If the Web App’s web.config has Custom Errors enabled (the default is Off), then the exceptions will typically contain enough information to help the user debug the exception.

<customErrors mode="On"/>

Since the application worked fine in the development environment and is failing on deployment, the failure typically has to do with the Server environment not being setup correctly. For example, connection string mismatch between development and deployment environments is a common cause of failures.

 

404/NotFound:

Unfortunately any exception thrown in the RIA Service Host or anywhere lower in the pipeline (WCF/ASP.NET/IIS) all show up in Silverlight as 404/NotFound.

Option #1 - To get to the actual error information an Http diagnostic tool is need. Fiddler is a popular option. It gives you access to the to the Http response body where the actual error information is available.

Option #2 - Not being able to get the error information in Silverlight is a limitation of the Silverlight’s Browser Networking Stack which RIA Services uses internally.

Another option to get to the error info for debugging is to temporarily get your application to use the Silverlight Client Networking Stack. To do so, all you need to do is add the following line of code to your SL Application. It will force all http web request to go via the Client Networking Stack and thus make the error code available on the Client.

WebRequest.RegisterPrefix("http://", 
  WebRequestCreator.ClientHttp);

In case you were wondering – There are certain limitations to using Client networking stack (especially around authentication support) and hence RIA services does not use it as its default networking stack.

If using Fiddler or the Client stack you are still seeing a 404 response, then that really is the error code the server is returning. We then need to move to the next stage of troubleshooting.

 

Browsing to the .SVC

For every DomainService, a WCF Service is created at runtime using the ASP.NET feature of Virtual Path Providers. More details on the dynamic .SVC file creation can be found in my blog post here.

Since it is a virtual file you will not see a physical .svc in your deployed project, but it will exist at runtime. Being able to browse to the .SVC can be key to debugging RIA Services deployment issues.

For a given DomainService the path to its .SVC can be determined using the following convention:

[BaseURI] + [DomainServiceNameWithNamespace].svc with all “.” in the DomainServiceFullName replaced by “-

So HRApp.Web.OrganizationService deployed the domain http://www.RIAServicesApps.com will be exposed as – http://www.RIAServicesApps.com/HRApp-Web-OrganizationService.svc

If everything is setup correctly you will see a default WCF Service page, else you will see an error message telling you what is wrong.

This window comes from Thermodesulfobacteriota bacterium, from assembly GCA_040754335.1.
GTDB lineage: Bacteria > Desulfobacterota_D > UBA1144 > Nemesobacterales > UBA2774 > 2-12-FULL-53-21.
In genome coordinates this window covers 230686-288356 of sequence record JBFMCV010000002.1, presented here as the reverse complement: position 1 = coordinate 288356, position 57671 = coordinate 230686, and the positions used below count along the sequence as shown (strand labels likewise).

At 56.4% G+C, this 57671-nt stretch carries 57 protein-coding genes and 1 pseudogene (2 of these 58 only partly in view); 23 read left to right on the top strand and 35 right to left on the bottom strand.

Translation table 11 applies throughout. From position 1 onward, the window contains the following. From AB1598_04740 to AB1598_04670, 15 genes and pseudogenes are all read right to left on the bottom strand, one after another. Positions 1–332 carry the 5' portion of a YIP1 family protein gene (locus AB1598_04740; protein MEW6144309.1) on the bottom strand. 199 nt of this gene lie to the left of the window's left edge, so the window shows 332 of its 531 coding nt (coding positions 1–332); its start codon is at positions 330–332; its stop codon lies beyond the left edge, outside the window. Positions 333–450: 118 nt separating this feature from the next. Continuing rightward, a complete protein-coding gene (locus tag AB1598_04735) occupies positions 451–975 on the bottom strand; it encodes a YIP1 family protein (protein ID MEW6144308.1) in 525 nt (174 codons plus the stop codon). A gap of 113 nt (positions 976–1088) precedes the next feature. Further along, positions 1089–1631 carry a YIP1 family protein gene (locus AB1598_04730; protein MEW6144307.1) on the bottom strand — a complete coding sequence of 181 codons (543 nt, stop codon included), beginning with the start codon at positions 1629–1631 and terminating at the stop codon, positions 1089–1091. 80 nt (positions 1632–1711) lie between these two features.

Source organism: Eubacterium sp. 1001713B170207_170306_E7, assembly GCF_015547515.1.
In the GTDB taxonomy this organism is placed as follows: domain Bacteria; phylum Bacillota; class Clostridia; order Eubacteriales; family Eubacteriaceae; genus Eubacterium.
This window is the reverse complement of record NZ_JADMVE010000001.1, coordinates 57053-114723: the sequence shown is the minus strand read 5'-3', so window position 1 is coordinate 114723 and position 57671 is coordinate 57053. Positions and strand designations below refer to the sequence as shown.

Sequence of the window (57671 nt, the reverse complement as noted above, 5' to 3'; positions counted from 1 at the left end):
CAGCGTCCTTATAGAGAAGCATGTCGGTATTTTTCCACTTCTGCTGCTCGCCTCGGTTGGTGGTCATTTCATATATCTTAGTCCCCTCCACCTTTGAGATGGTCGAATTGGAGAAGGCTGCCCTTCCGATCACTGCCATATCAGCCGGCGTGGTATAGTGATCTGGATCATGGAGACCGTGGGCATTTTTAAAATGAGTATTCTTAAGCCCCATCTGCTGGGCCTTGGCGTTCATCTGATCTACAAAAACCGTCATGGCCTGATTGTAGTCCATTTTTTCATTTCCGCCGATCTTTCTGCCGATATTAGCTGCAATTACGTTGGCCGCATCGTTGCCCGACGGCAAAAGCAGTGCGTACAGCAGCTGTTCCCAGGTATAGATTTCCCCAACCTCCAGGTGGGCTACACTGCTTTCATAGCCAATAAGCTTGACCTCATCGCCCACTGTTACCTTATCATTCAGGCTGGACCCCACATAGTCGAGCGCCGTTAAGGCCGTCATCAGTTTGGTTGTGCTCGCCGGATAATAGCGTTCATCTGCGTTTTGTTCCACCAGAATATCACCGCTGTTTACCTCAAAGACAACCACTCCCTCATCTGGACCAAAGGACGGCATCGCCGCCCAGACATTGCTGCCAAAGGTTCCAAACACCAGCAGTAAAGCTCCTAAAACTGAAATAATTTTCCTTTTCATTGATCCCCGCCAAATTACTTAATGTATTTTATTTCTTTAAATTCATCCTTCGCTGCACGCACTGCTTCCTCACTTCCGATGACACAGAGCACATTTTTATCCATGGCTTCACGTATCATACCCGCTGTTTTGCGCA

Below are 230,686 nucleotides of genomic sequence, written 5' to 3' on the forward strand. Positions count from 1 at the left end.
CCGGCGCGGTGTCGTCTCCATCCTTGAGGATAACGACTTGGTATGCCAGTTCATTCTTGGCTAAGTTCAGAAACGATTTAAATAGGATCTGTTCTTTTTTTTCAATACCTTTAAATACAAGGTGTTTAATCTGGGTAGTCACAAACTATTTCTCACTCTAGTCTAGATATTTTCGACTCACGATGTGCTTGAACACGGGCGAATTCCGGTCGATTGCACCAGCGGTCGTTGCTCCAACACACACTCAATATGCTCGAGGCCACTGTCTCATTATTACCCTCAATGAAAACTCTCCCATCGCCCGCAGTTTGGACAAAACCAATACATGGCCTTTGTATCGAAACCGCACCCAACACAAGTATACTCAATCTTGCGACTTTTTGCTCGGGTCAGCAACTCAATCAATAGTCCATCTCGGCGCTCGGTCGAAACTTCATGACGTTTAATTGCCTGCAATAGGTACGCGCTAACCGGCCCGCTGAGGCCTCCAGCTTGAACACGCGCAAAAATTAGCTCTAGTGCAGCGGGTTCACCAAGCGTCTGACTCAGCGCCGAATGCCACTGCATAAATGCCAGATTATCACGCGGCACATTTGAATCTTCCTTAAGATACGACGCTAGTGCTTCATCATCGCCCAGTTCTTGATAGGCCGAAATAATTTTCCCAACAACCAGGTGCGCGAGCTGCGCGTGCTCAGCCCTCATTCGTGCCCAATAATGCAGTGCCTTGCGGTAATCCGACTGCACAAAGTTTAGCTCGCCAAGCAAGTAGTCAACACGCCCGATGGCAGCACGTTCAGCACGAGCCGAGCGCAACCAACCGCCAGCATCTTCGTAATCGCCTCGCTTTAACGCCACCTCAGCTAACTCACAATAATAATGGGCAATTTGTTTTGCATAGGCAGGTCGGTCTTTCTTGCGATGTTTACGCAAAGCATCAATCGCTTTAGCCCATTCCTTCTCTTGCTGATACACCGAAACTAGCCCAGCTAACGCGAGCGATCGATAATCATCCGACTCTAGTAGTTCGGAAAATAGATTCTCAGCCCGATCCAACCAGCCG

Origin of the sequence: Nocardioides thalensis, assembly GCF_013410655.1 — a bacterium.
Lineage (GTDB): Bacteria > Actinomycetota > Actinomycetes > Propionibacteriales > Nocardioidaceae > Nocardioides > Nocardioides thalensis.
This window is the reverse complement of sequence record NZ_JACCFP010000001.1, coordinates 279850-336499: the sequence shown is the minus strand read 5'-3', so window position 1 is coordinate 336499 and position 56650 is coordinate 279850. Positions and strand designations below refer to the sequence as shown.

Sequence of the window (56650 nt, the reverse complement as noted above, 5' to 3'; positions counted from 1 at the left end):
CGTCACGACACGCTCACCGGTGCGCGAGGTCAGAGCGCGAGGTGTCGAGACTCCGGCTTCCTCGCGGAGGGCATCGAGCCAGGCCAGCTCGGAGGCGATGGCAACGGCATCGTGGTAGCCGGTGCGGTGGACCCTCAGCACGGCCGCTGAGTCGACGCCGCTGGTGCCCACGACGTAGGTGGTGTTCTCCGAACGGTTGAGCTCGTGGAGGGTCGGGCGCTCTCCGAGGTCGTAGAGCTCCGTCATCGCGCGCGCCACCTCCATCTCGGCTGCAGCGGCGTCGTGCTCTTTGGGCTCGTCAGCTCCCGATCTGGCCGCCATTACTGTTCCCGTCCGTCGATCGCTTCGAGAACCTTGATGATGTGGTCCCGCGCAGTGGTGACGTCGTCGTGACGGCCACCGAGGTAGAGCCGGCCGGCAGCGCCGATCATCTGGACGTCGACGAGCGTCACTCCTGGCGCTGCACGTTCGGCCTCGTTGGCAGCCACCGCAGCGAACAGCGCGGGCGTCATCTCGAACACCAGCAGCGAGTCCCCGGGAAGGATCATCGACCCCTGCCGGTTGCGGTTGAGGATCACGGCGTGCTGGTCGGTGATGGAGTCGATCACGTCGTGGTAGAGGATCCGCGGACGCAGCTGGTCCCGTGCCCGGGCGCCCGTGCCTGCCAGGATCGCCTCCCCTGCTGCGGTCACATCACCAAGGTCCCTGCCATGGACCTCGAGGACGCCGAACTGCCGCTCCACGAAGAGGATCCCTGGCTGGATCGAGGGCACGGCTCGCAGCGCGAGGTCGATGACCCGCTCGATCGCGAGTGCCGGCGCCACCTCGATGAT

image

If you get a 404 on browsing to the .SVC, the DomainService was not setup correctly

image 

One common cause for this issue is missing sections in the Web config.

At development time when a DomainService is added to a project using the DomainService Wizard, the right Web Config entries are automatically made by the Wizard. However these entries sometimes get lost at deployment time, especially if the Web Config has to manually be merged for deployment.

Below are the Web Config sections need by RIA Services -

<configuration>
    <system.webServer>
        <modules runAllManagedModulesForAllRequests="true">
            <add name="DomainServiceModule" preCondition="managedHandler"
type="System.ServiceModel.DomainServices.Hosting.DomainServiceHttpModule, System.ServiceModel.DomainServices.Hosting, Version=4.0.0.0, Culture=neutral, PublicKeyToken=31bf3856ad364e35" />
        </modules>
        <validation validateIntegratedModeConfiguration="false" />
    </system.webServer>
    <system.web>
        <httpModules>
            <add name="DomainServiceModule" 
type="System.ServiceModel.DomainServices.Hosting.DomainServiceHttpModule, System.ServiceModel.DomainServices.Hosting, Version=4.0.0.0, Culture=neutral, PublicKeyToken=31bf3856ad364e35" />
        </httpModules>
        <compilation debug="true" targetFramework="4.0" />
    </system.web>

    <system.serviceModel>
        <serviceHostingEnvironment aspNetCompatibilityEnabled="true"
            multipleSiteBindingsEnabled="true" />
    </system.serviceModel>
</configuration>

If browsing to the .SVC succeeds just fine but communicating with the Domain Service from within the Silverlight Application returns a 404 response code, then most likely your DomainSerivce at runtime is running into an exception in the WCF stack. In the data/error Flow diagram at the beginning of this section I represent these exceptions with the dark blue box.

 

WCF Exceptions

Hitting exceptions in the WCF stack is rare for RIA Services applications.

One known cause is that you might be hitting the default WCF quota for Maximum number of nodes in a de-serialized graph - 'Maximum number of items that can be serialized or deserialized in an object graph is 65536'. If you are indeed inadvertently sending large amounts of data consider constraining it  

Another cause could be that RIA Services is running into an exception trying to (de)serialize your Object Graph, though this is very uncommon.

The only option to get to the bottom of these sort of issues is to enable WCF tracing in your Web Site. 

 

In Conclusion

Hopefully the deployment and troubleshooting information above will help you successfully deploy your RIA Services Application. Please do you the comments section to provide feedback or for items not addressed by this blog post.